Eliason’s challenge to the conviction for possession of a dangerous weapon is legal rather than factual in nature. He argues that mace is not a dangerous weapon, and therefore should not be considered a "dangerous article or substance," for purposes of the statute under which he was convicted. See Minn. Stat. § 609.66, subd. 1(5) (1998) (prohibiting the possession of any "dangerous article or substance" for use as a weapon against another).
Minnesota law regulates the possession and use of tear gas, including the substance oleoresin capsicum (OC), the type of tear gas compound Eliason used. Minn. Stat. § 624.731 (1998). Federal case law recognizes that mace, although a relatively nontoxic substance with little lasting health effects, may be dangerous, particularly when used in excessive quantities. See Soto v. Dickey, 744 F.2d 1260, 1270 (7th Cir. 1984) (discussing justified uses of dangerous and nondangerous quantities of chemical agents); Estate of Bryant by Bryant v. Buchanan, 883 F. Supp. 1222, 1227, 1230 (D. Ind. 1995) (citing manufacturer’s statement that CS gas is relatively nontoxic, but noting that police officers’ excessive use of it caused unconsciousness, although it did not cause the asphyxiation that resulted in the person’s death). Minnesota law itself requires that mace be labeled with or accompanied by instructions on "the dangers involved in its use." Minn. Stat. § 624.731, subd. 2(a) (1998).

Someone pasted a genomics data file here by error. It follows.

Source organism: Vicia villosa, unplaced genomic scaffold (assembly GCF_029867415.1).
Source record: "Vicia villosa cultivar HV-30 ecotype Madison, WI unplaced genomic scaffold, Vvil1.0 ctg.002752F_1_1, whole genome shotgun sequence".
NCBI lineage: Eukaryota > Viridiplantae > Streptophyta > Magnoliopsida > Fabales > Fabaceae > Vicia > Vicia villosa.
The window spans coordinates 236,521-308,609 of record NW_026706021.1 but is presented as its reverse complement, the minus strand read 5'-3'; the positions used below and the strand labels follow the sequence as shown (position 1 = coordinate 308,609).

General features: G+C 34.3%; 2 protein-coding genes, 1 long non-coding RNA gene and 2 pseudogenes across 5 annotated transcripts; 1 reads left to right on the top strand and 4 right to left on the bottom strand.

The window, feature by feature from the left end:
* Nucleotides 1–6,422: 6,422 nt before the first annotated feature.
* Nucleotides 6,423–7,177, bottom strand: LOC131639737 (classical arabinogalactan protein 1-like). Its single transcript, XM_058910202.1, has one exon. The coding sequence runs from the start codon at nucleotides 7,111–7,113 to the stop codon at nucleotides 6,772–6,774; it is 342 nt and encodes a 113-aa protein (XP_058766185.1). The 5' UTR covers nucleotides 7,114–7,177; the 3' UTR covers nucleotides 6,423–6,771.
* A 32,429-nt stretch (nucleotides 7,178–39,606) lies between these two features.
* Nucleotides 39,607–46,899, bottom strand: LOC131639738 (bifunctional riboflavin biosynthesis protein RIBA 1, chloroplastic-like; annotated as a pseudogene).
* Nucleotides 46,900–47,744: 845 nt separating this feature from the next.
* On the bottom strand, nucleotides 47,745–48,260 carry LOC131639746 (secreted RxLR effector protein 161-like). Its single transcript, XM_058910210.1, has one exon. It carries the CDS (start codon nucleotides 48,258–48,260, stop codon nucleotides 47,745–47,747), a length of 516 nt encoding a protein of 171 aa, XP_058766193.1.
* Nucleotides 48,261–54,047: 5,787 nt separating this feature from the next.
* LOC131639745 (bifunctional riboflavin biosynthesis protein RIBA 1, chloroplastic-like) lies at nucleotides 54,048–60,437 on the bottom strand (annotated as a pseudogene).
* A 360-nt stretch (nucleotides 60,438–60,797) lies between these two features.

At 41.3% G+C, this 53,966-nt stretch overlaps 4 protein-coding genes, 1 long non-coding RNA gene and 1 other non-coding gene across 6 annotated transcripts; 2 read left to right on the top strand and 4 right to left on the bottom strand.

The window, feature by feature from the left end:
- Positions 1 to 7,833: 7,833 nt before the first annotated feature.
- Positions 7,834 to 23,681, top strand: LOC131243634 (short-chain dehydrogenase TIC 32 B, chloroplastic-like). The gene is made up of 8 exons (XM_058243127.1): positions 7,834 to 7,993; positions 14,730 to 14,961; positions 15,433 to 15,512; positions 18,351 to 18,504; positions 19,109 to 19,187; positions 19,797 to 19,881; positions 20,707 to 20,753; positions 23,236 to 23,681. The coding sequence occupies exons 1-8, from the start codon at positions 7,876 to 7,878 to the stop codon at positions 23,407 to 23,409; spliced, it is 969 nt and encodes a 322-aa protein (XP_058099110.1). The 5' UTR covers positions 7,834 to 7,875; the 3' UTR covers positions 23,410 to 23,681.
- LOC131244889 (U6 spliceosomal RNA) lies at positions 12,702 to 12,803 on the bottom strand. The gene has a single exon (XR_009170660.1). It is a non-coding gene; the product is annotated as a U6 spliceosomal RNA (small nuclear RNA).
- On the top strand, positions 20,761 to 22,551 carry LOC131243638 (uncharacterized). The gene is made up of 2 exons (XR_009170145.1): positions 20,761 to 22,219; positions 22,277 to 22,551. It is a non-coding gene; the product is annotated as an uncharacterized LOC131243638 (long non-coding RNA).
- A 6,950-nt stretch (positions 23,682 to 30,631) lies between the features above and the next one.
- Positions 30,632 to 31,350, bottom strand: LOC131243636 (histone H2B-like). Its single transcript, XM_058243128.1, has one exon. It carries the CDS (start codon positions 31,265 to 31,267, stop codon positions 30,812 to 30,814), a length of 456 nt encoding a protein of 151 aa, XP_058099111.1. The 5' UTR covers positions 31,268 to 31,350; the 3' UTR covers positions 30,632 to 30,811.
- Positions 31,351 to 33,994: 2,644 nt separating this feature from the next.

These recognized dangers may not satisfy the statutory definition of "dangerous weapon," which would require at least a capacity to create protracted impairment. Minn. Stat. § 609.02, subds. 6, 8 (1998). But mace, which is designed to produce temporary impairment, and may cause serious injury, does fit within the broader term of "dangerous article or substance." Thus, the evidence is sufficient to support the conviction for possession of a dangerous article or substance.